From El Paso to Beaumont, Texans love enchiladas, and every family has their favorite way to make them.
At America’s Test Kitchen, they’ve published plenty of from-scratch enchilada sauces, most of which require a blender, a food processor or a multi-step cooking process, but this recipe is a little different.
This version, from longtime America’s Test Kitchen recipe developers Julia Collin Davison and Bridget Lancaster, uses tomato sauce and dried chili powder and other spices instead of the whole, dried peppers you’d find in a classic red chile sauce.
1/4 cup vegetable oil
1 onion, chopped fine
3 garlic cloves, minced
3 tablespoons chili powder
2 teaspoons ground coriander
2 teaspoons ground cumin
2 teaspoons sugar
1/2 teaspoon salt
1 pound boneless, skinless chicken thighs, trimmed and cut into 1/4-inch-wide strips
2 (8-ounce) cans tomato sauce
1 cup water
1/2 cup minced fresh cilantro
1/4 cup jarred jalapeños, chopped
12 ounces sharp cheddar cheese, shredded (3 cups)
12 (6-inch) corn tortillas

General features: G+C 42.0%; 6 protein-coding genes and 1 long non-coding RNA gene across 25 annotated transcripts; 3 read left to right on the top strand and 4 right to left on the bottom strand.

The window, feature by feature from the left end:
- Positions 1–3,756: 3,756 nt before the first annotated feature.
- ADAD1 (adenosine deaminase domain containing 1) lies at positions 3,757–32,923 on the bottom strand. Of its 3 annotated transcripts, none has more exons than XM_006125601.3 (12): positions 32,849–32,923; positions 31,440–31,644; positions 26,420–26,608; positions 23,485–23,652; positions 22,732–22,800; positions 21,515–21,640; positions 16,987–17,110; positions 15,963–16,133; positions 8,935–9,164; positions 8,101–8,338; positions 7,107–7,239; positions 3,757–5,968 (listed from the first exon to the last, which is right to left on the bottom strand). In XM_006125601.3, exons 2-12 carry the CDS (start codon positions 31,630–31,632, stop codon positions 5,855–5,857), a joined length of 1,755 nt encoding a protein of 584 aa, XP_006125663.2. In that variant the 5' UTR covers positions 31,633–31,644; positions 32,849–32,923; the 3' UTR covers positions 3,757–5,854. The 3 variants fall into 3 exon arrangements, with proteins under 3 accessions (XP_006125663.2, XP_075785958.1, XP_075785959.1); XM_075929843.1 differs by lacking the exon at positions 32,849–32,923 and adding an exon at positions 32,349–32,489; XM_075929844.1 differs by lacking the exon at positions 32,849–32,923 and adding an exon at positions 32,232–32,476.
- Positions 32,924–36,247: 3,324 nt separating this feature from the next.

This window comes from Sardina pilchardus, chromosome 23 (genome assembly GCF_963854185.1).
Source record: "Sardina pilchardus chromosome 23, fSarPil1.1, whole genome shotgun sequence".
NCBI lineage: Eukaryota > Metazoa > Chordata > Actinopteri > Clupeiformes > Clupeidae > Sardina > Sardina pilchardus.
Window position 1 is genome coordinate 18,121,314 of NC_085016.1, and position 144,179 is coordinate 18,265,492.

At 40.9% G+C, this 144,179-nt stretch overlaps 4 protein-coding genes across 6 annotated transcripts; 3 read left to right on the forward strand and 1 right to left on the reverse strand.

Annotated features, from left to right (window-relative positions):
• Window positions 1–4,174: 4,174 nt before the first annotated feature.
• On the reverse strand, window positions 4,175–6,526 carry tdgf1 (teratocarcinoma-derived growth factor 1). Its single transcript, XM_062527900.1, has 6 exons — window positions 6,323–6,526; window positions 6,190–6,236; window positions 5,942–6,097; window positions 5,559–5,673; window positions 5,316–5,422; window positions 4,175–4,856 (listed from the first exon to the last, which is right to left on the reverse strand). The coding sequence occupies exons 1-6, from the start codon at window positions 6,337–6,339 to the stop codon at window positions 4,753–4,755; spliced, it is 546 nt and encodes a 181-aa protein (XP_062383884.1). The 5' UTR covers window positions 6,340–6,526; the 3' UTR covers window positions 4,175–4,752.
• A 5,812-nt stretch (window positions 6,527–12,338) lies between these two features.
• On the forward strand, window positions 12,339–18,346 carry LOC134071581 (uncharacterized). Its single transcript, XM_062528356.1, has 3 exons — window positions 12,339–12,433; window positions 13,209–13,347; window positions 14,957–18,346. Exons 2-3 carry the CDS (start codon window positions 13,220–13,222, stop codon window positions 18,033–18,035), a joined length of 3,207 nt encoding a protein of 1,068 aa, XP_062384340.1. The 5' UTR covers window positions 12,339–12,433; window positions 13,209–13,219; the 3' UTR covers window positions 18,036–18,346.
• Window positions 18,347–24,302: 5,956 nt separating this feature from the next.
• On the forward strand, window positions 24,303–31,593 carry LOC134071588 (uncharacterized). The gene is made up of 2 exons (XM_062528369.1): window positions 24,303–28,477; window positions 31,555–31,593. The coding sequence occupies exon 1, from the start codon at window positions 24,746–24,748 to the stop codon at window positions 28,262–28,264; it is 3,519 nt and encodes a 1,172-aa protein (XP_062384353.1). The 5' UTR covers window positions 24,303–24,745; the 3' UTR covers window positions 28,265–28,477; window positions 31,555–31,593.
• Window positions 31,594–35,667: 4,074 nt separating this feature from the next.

Heat 2 tablespoons oil in medium saucepan over medium-high heat until shimmering. Add onion and cook until softened, 5 to 7 minutes. Stir in garlic, chili powder, coriander, cumin, sugar and salt and cook until fragrant, about 30 seconds. Stir in chicken and coat thoroughly with spices. Stir in tomato sauce and water, bring to simmer, and cook until chicken is cooked through, about 8 minutes.
Strain mixture through fine-mesh strainer into bowl, pressing on chicken and onion to extract as much sauce as possible; set sauce aside. Transfer chicken mixture to bowl, refrigerate for 20 minutes to chill, then stir in cilantro, jalapeños, and 2 1/2 cups cheese.
Adjust oven rack to middle position and heat oven to 450 degrees. Spread 3/4 cup sauce over bottom of 13-inch-by-9-inch baking dish. Brush both sides of tortillas with remaining 2 tablespoons oil. Stack tortillas, wrap in damp dish towel, and place on plate; microwave until warm and pliable, about 1 minute.
Working with 1 warm tortilla at a time, spread 1/3 cup chicken filling across center of tortilla. Roll tortilla tightly around filling and place seam side down in baking dish; arrange enchiladas in 2 columns across width of dish.
Pour remaining sauce over top to cover completely and sprinkle with remaining 1/2 cup cheese. Cover dish tightly with greased aluminum foil and bake until enchiladas are heated through and cheese is melted, 15 to 20 minutes. erves 4.